For all the beauty, there are also risks—in just one example, the air pollution levels in Lumbini are regularly twice that of Kathmandu, posing not only a health risk to those who live and visit, but also degrading and damaging irreplaceable historical monuments. “We have to preserve this for our children, for future generations,” said Christian Manhart, the UNESCO representative to Nepal, in his opening remarks. Repeatedly, emphasis was placed on making sure that development and legitimate infrastructure needs—basically, lots of buildings—don’t overwhelm Lumbini’s cultural heritage and value. Should this happen, the losses will be irreplaceable, the damage irreversible. This cannot be overstated.
Along these lines, several speakers focused on the need for the government to both create new guidelines and enforce the existing rules regarding reducing industrial activities in the greater Lumbini area, a source of a good chunk of the pollution (though much is also blown in from over the border, which is only a few kilometers away). There’s also a desperate need for waste management solutions; just one example that was shared: each of the 1.6 visitors who come annually to this tiny one-by-three-mile area (the Sacred Garden) buy at least a bottle of water each, often many more. And, it all stays here in Lumbini, an area with no recycling or waste management facilities. No wonder some areas are so overwhelmed with garbage. Suggestions included a community-based recycling business or a small environmental tax on hotels, but it’ll take some creativity and a real effort to solve these issues.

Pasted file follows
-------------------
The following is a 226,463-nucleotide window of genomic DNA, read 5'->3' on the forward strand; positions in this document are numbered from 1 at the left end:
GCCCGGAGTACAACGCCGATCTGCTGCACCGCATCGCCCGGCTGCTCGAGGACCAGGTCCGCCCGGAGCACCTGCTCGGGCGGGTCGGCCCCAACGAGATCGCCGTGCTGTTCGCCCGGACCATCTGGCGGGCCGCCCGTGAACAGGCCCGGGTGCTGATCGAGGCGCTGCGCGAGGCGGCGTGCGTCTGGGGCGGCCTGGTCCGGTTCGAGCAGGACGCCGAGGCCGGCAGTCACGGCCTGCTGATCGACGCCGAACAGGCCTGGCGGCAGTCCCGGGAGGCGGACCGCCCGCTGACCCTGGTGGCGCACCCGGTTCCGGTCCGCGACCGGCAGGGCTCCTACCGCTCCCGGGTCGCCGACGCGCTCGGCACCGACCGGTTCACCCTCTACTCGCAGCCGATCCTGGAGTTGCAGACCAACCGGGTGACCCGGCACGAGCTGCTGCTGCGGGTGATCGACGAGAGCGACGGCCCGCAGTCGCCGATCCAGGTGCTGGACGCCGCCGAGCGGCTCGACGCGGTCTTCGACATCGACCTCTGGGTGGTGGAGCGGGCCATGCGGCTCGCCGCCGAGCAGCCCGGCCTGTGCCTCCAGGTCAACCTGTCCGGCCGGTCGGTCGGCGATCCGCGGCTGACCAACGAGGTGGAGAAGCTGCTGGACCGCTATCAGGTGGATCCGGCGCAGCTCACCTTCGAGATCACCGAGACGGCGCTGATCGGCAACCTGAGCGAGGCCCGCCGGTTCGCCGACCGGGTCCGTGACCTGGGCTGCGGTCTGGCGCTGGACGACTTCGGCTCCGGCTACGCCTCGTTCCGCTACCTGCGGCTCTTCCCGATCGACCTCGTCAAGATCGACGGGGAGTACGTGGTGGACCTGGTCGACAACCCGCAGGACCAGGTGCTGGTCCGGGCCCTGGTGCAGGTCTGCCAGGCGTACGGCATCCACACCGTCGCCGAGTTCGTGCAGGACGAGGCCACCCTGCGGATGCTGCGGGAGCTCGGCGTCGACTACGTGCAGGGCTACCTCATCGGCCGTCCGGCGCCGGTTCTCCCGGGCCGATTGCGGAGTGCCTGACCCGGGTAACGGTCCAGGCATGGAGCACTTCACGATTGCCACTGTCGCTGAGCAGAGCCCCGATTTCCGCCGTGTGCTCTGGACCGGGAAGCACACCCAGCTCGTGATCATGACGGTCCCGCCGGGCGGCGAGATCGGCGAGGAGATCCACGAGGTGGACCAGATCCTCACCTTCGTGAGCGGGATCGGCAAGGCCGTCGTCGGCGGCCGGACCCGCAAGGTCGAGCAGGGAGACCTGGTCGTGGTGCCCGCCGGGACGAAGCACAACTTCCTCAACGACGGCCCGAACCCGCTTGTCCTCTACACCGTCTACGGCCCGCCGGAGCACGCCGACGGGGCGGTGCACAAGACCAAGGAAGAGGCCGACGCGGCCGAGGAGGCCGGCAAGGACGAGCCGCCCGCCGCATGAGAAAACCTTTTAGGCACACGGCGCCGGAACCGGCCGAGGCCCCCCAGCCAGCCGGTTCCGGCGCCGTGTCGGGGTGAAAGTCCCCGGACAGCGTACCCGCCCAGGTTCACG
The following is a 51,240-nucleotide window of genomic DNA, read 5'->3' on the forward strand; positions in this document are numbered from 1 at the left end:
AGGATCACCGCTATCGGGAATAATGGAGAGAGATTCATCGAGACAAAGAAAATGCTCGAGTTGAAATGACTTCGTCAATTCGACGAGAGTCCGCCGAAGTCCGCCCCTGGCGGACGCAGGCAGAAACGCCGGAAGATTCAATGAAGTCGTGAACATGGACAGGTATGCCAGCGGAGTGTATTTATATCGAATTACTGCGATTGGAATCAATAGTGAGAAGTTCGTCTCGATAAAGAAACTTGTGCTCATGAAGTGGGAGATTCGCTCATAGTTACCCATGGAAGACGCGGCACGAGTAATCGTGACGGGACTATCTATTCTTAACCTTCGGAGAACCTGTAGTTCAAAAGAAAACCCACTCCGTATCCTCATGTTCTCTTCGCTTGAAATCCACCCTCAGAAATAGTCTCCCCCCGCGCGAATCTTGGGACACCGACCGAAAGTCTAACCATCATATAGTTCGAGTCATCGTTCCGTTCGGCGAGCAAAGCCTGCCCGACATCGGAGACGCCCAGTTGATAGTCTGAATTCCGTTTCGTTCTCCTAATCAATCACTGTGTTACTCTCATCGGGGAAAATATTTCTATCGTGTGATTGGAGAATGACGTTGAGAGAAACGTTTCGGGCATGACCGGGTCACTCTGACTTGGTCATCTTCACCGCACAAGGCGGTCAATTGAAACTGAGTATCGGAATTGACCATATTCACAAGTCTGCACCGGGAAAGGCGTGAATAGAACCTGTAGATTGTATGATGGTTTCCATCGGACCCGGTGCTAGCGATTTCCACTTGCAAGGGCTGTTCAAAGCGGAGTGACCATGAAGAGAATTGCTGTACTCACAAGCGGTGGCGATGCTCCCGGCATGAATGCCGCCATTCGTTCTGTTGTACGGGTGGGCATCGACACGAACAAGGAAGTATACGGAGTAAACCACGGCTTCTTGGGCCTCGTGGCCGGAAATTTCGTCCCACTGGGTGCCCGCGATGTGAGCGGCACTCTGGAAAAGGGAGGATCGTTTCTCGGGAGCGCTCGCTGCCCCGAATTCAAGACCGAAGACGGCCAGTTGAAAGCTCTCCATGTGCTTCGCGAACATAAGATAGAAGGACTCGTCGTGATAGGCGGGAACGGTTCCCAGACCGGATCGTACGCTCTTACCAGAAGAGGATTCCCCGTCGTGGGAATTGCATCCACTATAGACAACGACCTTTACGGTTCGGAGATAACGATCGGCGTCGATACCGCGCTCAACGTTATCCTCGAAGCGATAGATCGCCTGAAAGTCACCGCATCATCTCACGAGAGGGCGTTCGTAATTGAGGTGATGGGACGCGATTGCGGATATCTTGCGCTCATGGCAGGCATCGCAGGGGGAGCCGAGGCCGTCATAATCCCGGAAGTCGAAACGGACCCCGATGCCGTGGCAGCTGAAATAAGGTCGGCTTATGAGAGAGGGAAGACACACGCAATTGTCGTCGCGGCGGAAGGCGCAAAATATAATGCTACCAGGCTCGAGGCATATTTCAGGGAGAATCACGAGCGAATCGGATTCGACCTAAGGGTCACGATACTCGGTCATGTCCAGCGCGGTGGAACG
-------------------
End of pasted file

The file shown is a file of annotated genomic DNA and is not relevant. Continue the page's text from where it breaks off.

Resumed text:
Venerable Metteya, Vice-chairman of the Lumbini Development Trust, said “As someone born here, and a Buddhist as well, I see tremendous potential…I envision all of this area as a cultural landscape.” He also acknowledged that “as we have been developing Lumbini, there have been concerns as well: the degrading environment, air pollution...we have to try and protect the whole region, including the environment. In the future, we have to walk the fine line between development and the environment and preservation; people living here have to be part of the story moving forward.”
On the first evening there, before the meetings began, a small group of us wandered through the protected area, circling through the wilder, overgrown part towards the inner Sacred Garden. With us was Dr. Mark Watson, a botanist from the Royal Botanic Garden Edinburgh. Highlighting the significance of trees in the Buddha’s story, he is encouraging the planting of nature species that would have been here in Buddha’s day. As we walked, he pointed out plants and flowers to us, where they came from, and if they were helpful or harmful to the environment. As the sun set, we found ourselves at one of the ponds between the Sacred Flame and the Ashoka Pillar: birds were coming in to wade and feed, including a pair of sarus cranes. With their red heads and imposing height—they can grow to over a meter and a half, and are the tallest flying birds in the world—they made a graceful duo.
It’s the image I brought back with me from my visit, the spectacular closeness of nature, along with friendly local people, richness of history, and the devotion of pilgrims. Whatever Lumbini is becoming, there should be space there for all of these to flourish.